Post-Traumatic Stress Disorder (PTSD)

upset boy against a wall

Treatment

Treatment plays a very important role in overcoming PTSD. The sooner it is received, the better the chance of a good outcome.  Those who don’t receive treatment have a much higher risk of developing other psychiatric disorders, such as major depression.  They also have a greater risk of developing a problem with substance abuse (or worsening one that’s already present).  This is because individuals with PTSD often resort to alcohol or drugs to self-medicate and numb the painful feelings and memories. 

Therapy is the primary treatment for PTSD.  Support groups or group therapy can be especially beneficial for kids because it helps them realize they’re not alone and it gives them a safe place to talk freely about their feelings.  Medication may be used to help reduce symptoms of anxiety or depression, but it is not recommended as the primary or sole treatment for PTSD.  With children, medication should always be used with caution, and preferably prescribed by a child psychiatrist.

MORE:  Does My Child Need to See a Psychologist? }

Supporting Your Child with PTSD 

If your child has experienced a traumatic event, it’s important to watch for signs of PTSD.  Any changes in behavior (particularly regressed behavior), sleep, appetite, and/or moods should be noted.  Keep in mind that symptoms may not appear right away. 

Be very supportive, and let your child know that you’re always available to listen, if and when she feels like talking.  Don’t pressure your child to talk about the trauma.  The impact of trauma can be very confusing to your child.  Reassure your child that she's not going crazy, and that the traumatic incident was not her fault.  Help your child to feel empowered and to regain a sense of control over her life.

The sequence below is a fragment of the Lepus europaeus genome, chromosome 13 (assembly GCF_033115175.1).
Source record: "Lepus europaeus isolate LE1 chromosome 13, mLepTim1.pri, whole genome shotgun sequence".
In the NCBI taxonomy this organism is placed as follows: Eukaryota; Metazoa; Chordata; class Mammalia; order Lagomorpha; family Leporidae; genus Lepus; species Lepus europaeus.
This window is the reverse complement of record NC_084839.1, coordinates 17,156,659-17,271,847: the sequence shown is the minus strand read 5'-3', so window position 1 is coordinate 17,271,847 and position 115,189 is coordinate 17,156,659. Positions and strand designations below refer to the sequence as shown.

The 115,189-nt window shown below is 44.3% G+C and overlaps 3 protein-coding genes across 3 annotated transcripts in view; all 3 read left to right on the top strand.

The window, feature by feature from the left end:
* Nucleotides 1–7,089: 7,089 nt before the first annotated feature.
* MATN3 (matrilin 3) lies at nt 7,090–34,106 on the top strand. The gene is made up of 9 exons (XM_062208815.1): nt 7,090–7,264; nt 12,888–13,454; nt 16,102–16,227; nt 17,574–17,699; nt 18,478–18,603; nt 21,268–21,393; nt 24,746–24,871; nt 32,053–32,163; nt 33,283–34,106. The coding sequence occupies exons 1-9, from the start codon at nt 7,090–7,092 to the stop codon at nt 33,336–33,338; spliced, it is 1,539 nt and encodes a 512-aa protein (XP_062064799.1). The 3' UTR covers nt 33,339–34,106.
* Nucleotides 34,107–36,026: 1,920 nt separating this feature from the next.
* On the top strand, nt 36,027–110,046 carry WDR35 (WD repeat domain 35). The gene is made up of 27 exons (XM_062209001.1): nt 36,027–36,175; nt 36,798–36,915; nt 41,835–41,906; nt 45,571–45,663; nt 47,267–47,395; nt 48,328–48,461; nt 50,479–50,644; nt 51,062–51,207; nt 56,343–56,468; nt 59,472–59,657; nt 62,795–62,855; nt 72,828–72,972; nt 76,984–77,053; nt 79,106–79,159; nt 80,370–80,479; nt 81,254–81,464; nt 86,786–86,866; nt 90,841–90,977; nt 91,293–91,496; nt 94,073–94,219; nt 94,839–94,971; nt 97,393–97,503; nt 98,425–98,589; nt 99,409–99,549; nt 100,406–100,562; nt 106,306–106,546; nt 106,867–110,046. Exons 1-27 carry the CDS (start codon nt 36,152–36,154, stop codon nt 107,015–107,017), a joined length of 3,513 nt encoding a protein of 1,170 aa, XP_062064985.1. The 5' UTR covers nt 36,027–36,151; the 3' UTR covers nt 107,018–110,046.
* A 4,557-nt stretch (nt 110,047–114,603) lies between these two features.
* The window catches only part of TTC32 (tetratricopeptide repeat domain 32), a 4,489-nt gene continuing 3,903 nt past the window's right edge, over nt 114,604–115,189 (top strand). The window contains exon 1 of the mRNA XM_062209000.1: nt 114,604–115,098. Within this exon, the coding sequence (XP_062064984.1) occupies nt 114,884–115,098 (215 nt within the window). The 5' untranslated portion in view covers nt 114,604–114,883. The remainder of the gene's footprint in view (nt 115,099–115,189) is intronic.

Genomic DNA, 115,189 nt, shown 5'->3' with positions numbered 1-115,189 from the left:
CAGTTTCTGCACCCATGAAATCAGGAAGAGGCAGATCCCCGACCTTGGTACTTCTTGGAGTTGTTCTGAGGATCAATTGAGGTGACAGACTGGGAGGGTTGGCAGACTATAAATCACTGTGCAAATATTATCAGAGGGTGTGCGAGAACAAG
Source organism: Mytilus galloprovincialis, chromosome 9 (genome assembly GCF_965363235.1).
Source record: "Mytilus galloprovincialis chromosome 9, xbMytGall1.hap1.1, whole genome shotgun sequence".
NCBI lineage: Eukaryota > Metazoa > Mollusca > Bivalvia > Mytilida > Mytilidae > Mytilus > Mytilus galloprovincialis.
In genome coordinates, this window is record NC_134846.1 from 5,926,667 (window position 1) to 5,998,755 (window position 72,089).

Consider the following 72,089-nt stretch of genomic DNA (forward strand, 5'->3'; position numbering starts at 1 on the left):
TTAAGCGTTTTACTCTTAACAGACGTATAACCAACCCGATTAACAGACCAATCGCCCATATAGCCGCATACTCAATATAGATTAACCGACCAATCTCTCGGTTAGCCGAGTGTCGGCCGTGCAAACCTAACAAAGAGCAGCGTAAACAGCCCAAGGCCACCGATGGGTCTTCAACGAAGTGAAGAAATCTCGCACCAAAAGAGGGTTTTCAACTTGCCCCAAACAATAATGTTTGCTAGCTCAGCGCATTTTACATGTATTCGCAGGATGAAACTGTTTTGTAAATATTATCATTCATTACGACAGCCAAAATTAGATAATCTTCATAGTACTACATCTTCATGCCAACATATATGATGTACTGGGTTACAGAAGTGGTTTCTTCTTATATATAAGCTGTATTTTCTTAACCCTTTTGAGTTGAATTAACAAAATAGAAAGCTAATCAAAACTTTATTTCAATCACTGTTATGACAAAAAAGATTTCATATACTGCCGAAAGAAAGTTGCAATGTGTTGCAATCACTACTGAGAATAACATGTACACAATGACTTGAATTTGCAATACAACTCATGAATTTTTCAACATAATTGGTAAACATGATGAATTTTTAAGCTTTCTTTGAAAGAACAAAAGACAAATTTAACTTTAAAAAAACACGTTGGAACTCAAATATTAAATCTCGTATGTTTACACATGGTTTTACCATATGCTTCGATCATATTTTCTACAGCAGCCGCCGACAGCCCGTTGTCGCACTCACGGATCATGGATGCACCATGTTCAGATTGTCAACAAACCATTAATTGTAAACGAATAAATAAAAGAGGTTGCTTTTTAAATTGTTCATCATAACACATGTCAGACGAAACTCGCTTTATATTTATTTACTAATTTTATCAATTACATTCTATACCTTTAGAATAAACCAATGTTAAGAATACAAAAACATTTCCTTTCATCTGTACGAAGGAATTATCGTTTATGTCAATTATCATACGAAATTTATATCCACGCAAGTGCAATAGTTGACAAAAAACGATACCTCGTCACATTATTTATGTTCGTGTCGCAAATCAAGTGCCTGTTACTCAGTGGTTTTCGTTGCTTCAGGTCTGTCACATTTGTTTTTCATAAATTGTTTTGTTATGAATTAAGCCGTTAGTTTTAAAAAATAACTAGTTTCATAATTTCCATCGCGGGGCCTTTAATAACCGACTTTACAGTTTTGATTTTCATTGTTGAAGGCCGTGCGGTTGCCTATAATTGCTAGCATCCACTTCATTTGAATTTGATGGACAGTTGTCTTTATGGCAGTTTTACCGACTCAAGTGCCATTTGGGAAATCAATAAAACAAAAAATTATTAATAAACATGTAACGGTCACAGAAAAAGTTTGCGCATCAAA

Trauma is far too often an unfortunate aspect of life.  With lots of love, support, and professional treatment, PTSD can be overcome.  

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Post-Traumatic Stress Disorder (PTSD)

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17 comments

  1. Stella says:

    very hard i have suffered from ptsd for 13 years. i dont think it will ever go away but every day its easier to deal with.beacuse of my 4 children and one on the way they make it easier because i see i have something to live for.

  2. Stephanie says:

    It is sad at how common PTSD is

  3. LIZ says:

    very interesting article, i didnt know so many things about this, but i love to learn

  4. LeMona says:

    I believe I have PTSD but not too certain only because I find myself very depressed, especially when it’s just my son and myself. I am certain that I’ve had for a very long time due to that I was molested by my uncle, who til this day walks free. Reason he’s not in jail doing time for what he’s done is my grandmother’s health. I still carry that burden and I am very fearful that possibly the PTSD I have might affect my role in being a mother to my 8 week old son. Is there any great books that I can read at home to prevent it’s progress? I want control over the PTSD, not have the PTSD have control over me.

    • kim says:

      I was raped by a man from the town i went to high school and because of hardships my boyfriend and i had to move back in with my mom in that same small town and i am constantly worried i’ll see him everywhere i go. I am very happy with most of my life (loving family, amazing boyfriend, and now a baby) i still find myself not wanting to be around people ever. I have days where i don’t know if my baby will feel distant from me or disconnected because of the vibe i feel i exert. You need to have a great support system suffering from PTSD, if you don’t the harder it will be on you! also, finding more ways to bond with your baby and get some help because that life you created will be the best thing that ever happened to you!

  5. veronica says: